This realistic practicality explains why the original Sanskrit villain jackal, the decidedly jealous, sneaky and evil vizier-like Damanaka ('Victor') is his frame-story's winner, and not his goody-goody brother Karataka who is presumably left 'Horribly Howling' at the vile injustice of Part One's final murderous events. In fact, in its steady migration westward the persistent theme of evil-triumphant in Kalila and Dimna, Part One frequently outraged Jewish, Christian and Muslim religious leaders — so much so, indeed, that ibn al-Muqaffa carefully inserts (no doubt hoping to pacifiy the powerful religious zealots of his own turbulent times) an entire extra chapter at the end of Part One of his Arabic masterpiece, putting Dimna in jail, on trial and eventually to death. So much for naughty jackals!
Needless to say there is no vestige of such dogmatic moralising in the collations that remain to us of the pre-Islamic original — The Panchatantra. Technically, from the perspective of a more subtle and flexible functionality, Joseph Jacobs in 1888 offers a less coercive interpretation of how the Panchatantra/Kalila and Dimna stories might work more effectively to modify human behaviour: ... if one thinks of it, the very raison d'être of the Fable is to imply its moral without mentioning it.
In short the learning opportunity is interactive, voluntary, dynamic, reflective, open, frustrating and risky — compared to the simplified, fixed and often terrifyingly authoritative lessons delivered from priestly heights that briefly excite and amuse, then are soon forgotten, like electric shocks. In such circumstance (which is the norm) the human animal is conditioned to respond to the approved socialising, tagline 'message' of a local time-and-culture-bound 'moral', and prevented from glimpsing anything objective beyond it at an individual pace.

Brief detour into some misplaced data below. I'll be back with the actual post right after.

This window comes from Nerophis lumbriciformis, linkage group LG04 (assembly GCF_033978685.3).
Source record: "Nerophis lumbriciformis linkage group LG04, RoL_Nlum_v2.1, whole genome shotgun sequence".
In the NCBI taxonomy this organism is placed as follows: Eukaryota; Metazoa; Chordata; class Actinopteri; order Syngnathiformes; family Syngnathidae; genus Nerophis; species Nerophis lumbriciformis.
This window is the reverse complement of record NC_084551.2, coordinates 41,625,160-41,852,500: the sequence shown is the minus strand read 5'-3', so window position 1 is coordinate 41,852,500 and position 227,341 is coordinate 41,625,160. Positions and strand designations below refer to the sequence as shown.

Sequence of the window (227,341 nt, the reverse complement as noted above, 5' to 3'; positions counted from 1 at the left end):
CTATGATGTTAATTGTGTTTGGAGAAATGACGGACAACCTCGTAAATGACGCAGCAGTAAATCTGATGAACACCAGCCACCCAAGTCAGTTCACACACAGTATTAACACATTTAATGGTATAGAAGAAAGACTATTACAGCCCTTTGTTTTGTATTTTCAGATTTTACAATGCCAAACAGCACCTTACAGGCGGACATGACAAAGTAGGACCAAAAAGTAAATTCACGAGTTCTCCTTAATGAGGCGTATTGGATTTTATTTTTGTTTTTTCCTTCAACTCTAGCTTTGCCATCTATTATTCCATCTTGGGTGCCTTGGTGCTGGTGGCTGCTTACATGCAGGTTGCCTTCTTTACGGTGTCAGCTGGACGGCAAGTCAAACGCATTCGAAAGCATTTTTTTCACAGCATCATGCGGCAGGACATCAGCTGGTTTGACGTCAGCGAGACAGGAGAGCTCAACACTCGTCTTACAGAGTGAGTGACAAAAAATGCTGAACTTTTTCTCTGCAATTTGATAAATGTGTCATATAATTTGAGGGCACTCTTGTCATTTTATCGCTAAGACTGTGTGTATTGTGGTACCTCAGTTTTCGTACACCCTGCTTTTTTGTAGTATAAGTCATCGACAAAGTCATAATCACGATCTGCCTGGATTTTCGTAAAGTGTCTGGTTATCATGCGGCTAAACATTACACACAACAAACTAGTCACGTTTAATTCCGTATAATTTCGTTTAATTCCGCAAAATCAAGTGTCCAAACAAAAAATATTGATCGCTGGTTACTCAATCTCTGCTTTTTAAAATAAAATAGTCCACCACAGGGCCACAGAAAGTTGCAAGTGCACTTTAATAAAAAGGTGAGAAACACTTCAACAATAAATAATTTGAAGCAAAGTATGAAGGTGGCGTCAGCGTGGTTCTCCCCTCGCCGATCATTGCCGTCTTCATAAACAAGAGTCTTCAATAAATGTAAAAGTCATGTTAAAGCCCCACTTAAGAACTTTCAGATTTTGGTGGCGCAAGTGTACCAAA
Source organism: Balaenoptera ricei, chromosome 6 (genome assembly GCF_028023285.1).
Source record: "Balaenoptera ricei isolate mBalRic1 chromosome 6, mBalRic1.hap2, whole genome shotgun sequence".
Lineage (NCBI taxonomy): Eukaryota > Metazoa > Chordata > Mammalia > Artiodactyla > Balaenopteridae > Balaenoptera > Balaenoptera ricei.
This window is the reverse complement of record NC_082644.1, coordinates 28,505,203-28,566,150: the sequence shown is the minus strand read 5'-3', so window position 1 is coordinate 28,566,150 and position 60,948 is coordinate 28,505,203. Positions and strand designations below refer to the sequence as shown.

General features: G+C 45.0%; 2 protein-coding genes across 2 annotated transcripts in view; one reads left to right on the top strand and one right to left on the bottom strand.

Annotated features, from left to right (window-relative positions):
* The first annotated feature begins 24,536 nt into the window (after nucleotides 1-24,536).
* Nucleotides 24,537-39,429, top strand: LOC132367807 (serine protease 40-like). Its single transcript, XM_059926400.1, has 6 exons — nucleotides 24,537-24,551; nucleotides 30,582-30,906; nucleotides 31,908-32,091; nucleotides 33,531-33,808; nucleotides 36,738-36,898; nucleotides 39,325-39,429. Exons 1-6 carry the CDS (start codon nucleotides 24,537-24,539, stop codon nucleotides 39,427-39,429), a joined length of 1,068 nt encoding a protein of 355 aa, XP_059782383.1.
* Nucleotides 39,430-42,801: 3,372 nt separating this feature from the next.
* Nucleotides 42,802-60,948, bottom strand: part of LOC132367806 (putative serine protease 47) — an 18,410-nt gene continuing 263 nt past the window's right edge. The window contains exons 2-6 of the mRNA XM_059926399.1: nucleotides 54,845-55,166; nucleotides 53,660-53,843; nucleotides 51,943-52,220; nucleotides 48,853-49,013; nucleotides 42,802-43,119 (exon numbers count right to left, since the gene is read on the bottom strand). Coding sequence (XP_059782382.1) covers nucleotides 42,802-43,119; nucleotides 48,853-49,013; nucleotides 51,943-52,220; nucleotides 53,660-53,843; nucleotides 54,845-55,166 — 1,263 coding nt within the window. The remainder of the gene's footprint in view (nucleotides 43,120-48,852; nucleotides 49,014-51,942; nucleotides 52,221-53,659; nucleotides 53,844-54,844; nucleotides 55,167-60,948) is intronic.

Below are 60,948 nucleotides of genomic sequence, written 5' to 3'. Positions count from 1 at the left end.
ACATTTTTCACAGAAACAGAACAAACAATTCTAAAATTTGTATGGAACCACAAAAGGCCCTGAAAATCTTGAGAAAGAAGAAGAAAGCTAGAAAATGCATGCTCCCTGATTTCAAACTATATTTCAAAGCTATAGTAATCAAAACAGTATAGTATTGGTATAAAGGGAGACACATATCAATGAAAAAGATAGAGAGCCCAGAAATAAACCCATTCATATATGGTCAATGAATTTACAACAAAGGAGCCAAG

But when Borzuy locates and prepares the miraculous mountain herb and sprinkles it over various corpses provided for his experiments, alas — the magic potion does not work. He is distressed at his failure and angry at the false information that has led him so far astray, not to mention afraid of the shame which will descend upon him if he returns empty-handed to Persia and faces his king's displeasure. In desperation he asks the Indian physicians accompanying him what to do. Do they know anyone who can help him?
"With one voice they replied: 'There is an ancient sage here who surpasses us in years and wisdom and who in his science is superior to any of the great.'
"They guided Borzuy to this man, whose mind was filled with contemplation and whose lips were ever ready for speech. Borzuy laid all his trials before him, speaking of the book which he had discovered and the words which he had heard from men expert in knowledge. When the ancient sage began to speak he discoursed on every branch of science.